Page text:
I think I made the booking via Hotels.com about a week in advance of arrival.  A couple of days after making the booking I received an email from Erik and Nicola confirming the booking, welcoming me, and letting me know that the normal check-in time is between 4 and 9pm. And if I was going to arrive outside of that window then they needed to know so that alternative arrangements could be made.

Further, they provided useful advice like which road to take and importantly which road to avoid unless I had strong nerves and a 4×4 vehicle.

After an email exchange it became apparent that Erik and Nicola make it a habit to welcome their guests. Yet few guests turn up on a Sunday night – business travellers don’t tend to stay there. And the Burger family had made plans to go out that Sunday evening.  This was not a problem we came to an arrangement that worked well for all of us.

What impression did this exchange make on me?  “Wow, these folks know I am coming. They want to make sure that I get there safely. And that when I get to their place they are either there to welcome me. Or at the very minimum, that I can get to my room without any problems. They are living up the praise they have received on TripAdvisor. I have made the right choice.”

Further because of this proactive email exchange I was able to let Erik and Nicola know that my breakfast needs were simple: fruit, croissants or cereal (granola), and a cup of tea.

Now compare this with the Holiday Inn Express where I stayed the first week of November. I made the booking. I heard nothing from the Holiday Inn Express. When I turned up I found there was no parking. Which came as an unpleasant surprise. And then I had to ask for car parking options.

Lessons:

  1. Reach out to your customers when they place an order and provide them with useful information.
  2. If standard ways of doing things don’t work  for this customer in this particular instance then look for creative ways around the standard ways. Creative ways that leaves the customer feeling valued. And yet does not damage the business.

Upon Arrival and First Night At Homelands

I arrived on Sunday night. It was dark. I was in the middle of the countryside. After asking a neighbour I found Homelands, used the pin code that Erik and Nicola had emailed me. Found the envelope with my name on it and key inside – as promised. Entered Homelands, found a friendly welcoming note for me. Then made my way to my room for the week. The room was tastefully decorated. The sheets were clean… Everything was in order – just as I had been led to expect it from the photos, from the reviews.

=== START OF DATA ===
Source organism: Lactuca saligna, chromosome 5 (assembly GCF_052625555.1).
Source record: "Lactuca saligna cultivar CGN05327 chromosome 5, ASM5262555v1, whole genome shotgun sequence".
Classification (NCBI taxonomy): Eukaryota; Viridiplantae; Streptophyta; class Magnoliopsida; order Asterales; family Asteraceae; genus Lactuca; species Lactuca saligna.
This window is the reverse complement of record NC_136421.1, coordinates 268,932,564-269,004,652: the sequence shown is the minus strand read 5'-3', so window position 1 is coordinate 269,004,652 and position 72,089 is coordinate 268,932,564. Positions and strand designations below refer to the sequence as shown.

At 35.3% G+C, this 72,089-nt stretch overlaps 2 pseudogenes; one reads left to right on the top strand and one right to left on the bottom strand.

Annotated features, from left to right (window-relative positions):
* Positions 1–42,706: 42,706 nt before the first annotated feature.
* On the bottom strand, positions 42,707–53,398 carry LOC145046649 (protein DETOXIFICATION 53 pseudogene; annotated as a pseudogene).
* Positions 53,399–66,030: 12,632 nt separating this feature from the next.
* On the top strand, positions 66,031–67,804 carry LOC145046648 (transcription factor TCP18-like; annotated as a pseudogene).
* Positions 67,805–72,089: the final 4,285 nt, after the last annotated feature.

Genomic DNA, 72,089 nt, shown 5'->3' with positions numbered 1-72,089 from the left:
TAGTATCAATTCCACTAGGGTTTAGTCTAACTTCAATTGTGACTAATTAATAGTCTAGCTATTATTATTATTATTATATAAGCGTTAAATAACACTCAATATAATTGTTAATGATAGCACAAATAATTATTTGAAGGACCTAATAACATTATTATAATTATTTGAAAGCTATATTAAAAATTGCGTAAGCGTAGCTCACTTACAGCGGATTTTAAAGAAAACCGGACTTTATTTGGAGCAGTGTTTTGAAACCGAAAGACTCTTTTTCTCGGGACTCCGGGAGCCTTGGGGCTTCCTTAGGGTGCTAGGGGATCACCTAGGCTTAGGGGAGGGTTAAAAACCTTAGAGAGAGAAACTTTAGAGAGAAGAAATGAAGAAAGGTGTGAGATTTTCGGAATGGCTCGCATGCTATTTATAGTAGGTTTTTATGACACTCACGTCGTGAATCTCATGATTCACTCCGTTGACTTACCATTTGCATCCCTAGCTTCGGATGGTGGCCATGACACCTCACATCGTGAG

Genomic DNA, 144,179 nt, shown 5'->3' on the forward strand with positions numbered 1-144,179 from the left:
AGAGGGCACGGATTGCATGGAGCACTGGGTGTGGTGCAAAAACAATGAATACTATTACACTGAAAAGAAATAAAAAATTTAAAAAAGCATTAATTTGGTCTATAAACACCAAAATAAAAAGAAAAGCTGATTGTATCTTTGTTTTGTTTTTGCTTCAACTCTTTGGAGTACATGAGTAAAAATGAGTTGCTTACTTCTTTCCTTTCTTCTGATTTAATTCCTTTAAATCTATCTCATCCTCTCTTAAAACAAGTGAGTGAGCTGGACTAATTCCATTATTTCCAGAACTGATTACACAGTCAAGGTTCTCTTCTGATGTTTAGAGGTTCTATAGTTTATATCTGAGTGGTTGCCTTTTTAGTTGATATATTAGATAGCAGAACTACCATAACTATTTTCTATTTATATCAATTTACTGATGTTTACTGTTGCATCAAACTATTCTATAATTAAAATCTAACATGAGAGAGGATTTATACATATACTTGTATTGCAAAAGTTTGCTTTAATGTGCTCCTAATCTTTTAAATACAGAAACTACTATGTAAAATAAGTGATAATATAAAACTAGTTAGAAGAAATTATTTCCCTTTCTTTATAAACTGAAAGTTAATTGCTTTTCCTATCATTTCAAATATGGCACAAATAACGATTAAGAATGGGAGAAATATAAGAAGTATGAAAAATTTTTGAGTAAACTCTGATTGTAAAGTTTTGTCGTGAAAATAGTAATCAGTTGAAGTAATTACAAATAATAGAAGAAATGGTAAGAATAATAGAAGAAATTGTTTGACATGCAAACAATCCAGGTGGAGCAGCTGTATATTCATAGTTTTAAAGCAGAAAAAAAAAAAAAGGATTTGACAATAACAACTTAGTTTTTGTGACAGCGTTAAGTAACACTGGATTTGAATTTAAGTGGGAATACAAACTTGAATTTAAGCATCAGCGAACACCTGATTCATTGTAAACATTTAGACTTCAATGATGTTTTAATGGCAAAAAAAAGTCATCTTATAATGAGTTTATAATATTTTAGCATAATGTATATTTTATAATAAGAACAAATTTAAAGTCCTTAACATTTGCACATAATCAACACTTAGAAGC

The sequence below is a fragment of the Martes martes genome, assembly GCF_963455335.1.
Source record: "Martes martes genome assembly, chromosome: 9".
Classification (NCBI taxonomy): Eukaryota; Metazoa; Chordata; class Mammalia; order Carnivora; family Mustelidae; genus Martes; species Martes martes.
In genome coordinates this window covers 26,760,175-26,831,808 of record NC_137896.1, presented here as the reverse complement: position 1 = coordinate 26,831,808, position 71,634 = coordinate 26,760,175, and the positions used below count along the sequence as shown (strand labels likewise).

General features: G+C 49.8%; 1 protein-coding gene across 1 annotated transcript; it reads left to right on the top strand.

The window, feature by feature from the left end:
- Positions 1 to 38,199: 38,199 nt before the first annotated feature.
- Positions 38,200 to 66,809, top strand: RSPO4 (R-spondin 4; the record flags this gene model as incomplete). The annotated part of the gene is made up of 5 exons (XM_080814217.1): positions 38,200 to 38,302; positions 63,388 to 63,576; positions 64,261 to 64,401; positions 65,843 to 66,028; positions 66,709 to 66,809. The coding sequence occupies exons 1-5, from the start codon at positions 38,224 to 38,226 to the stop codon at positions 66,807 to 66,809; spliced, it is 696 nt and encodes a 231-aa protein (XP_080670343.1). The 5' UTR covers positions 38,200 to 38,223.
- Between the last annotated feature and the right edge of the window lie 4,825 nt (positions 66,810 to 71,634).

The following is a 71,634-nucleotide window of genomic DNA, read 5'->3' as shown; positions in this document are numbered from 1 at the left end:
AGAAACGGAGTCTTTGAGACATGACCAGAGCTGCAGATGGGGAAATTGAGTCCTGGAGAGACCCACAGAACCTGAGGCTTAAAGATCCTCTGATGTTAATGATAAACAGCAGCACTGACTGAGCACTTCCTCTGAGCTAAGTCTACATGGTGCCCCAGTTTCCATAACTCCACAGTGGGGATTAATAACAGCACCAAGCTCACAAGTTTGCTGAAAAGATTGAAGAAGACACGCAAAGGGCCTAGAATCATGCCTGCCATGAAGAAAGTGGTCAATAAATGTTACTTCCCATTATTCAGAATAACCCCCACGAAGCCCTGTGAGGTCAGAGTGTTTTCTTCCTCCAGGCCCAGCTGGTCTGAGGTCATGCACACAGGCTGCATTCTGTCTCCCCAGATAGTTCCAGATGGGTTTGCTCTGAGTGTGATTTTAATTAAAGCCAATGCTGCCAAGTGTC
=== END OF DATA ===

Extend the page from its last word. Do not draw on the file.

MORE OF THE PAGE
Lessons:

  1. The ‘product’  must match your description of your ‘product’. Put differently,  the ‘product’ must contain / do exactly what it says on the tin. In this case the picture of Homelands accurately represented Homelands. The decorations were tasteful – just as described…
  2. In the hospitality business the experience (total experience) is the product!  How you treat folks matters as much as the quality of the room you are selling or the breakfast you are providing.
  3. You must keep your promises – if you promise something then you must deliver it. Why? Because the customer is counting on you to deliver it.

First Morning at Breakfast Time

At the agreed time (7:50am) I came down to breakfast. I was greeted warmly and professionally by Erik. What I had asked for, for breakfast, was there: fresh fruits, jars of cereals, apple juice, orange juice, water….

During the process of getting to know one another I learnt that Erik was Dutch. That the night before he had gone to see the new Bond movie with his son…. I told Eric a little about me, like where I lived, why I was in his part of the world….

Then Erik asked me if there was anything else that I needed. Like a cooked breakfast. Or coffee. I told Erik that I was keeping things simple as I was on bunch of drugs due to back and neck problems. And that these medicines has a side effect: constipation.  So, I was being careful about what I did eat and what I did not eat.  Then Erik asked me if there was anything else that he could do for me.

After hesitating, I made my request. I told Erik that I had neck and shoulder pain. That he could help release that pain. And I showed him how to do it – by pressing his elbow at two points on the upper part of my body. Erik told me that this was the most unusual request any guest had ever made of him. And he accepted.  Frankly, I was surprised. After Erik had finished, I expressed my gratitude as I was truly grateful.

Can you imagine me making that kind of a request at a corporate hotel?  What do you think the likely reaction would have been if I had approached a staff member of Holiday Inn, Hilton, Radissan SAS.?  I guess I would have been told it is against policy for staff members to physically touch guests. Never mind press down hard with their elbow into the top of my shoulders!

Lessons: